It occurs to me that rainbows have a great deal in common with Jesus. When we see a rainbow, we see a magnificent, beautifully colored arc across a vast expanse of sky. It has the power to transfix one with its awesome presence, its beauty. It is clean, it is perfect, and the colors are always in perfect order.
For all of this, perhaps the most interesting thing about the rainbow is that it is not really there, up in the sky. Rainbows are seen by the eye when there is rain or much water vapor in the sky opposite the sun (the sun must be behind the observer and low on the horizon). The light from the sun is refracted (bent) within, and reflected by, the water droplets. Because the water droplets bend different colors (light frequencies) differently, the colors seen in a rainbow are always in the same order, top to bottom.
The refractions and reflections are just physics, of course, but take away the eye, the observer, and there is no rainbow. There is nothing up there in the sky but light and water droplets in no particular order. Further, if two people stand side by side, they will see two different rainbows since a rainbow’s arc is always centered exactly on the observer. Another interesting property of the rainbow is that if an observer moves toward it, the rainbow retreats an equal distance.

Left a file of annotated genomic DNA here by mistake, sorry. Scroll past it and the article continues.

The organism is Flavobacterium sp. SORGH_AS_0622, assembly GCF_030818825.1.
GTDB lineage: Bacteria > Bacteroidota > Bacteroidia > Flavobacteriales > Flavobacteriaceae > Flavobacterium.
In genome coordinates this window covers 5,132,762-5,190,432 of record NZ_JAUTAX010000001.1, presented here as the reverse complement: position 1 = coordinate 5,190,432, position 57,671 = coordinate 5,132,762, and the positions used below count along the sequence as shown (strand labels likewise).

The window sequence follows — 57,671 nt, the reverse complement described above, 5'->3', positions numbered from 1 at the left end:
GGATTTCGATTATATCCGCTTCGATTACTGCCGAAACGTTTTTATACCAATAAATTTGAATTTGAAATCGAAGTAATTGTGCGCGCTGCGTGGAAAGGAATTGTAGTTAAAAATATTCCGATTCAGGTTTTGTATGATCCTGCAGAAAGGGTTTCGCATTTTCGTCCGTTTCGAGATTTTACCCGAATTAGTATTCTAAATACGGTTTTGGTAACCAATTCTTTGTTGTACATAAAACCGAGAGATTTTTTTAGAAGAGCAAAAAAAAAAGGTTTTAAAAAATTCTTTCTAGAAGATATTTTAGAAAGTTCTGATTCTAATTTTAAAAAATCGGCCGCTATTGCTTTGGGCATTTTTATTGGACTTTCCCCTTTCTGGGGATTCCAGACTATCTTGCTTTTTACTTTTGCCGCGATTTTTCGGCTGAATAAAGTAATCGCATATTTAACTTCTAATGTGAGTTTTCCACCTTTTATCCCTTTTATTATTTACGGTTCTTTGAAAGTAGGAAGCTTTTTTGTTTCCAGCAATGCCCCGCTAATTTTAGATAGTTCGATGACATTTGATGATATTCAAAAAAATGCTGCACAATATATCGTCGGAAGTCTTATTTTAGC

Some folks say there is a pot of gold at the end of a rainbow. But as we have seen, it wouldn’t matter if it were a pot of gold or everlasting life, one can’t move any closer to it, no matter how hard he tries, because the rainbow only exists in the mind And, of course, it’s absurd to think that one could follow something that isn’t really there to its source.
Online Reading List
- An Outline of Intellectual Rubbish by Bertrand Russell (1943)
- Bible Teaching and Religious Practice by Mark Twain
- God is Imaginary
- Is there an Artificial God? by Douglas Adams (1998)
- Skeptics Annotated Bible
- The Age of Reason by Thomas Paine (1795)
- Which Way? by Robert Ingersoll (1884).
- Why I Am Not A Christian by Bertrand Russell (1927)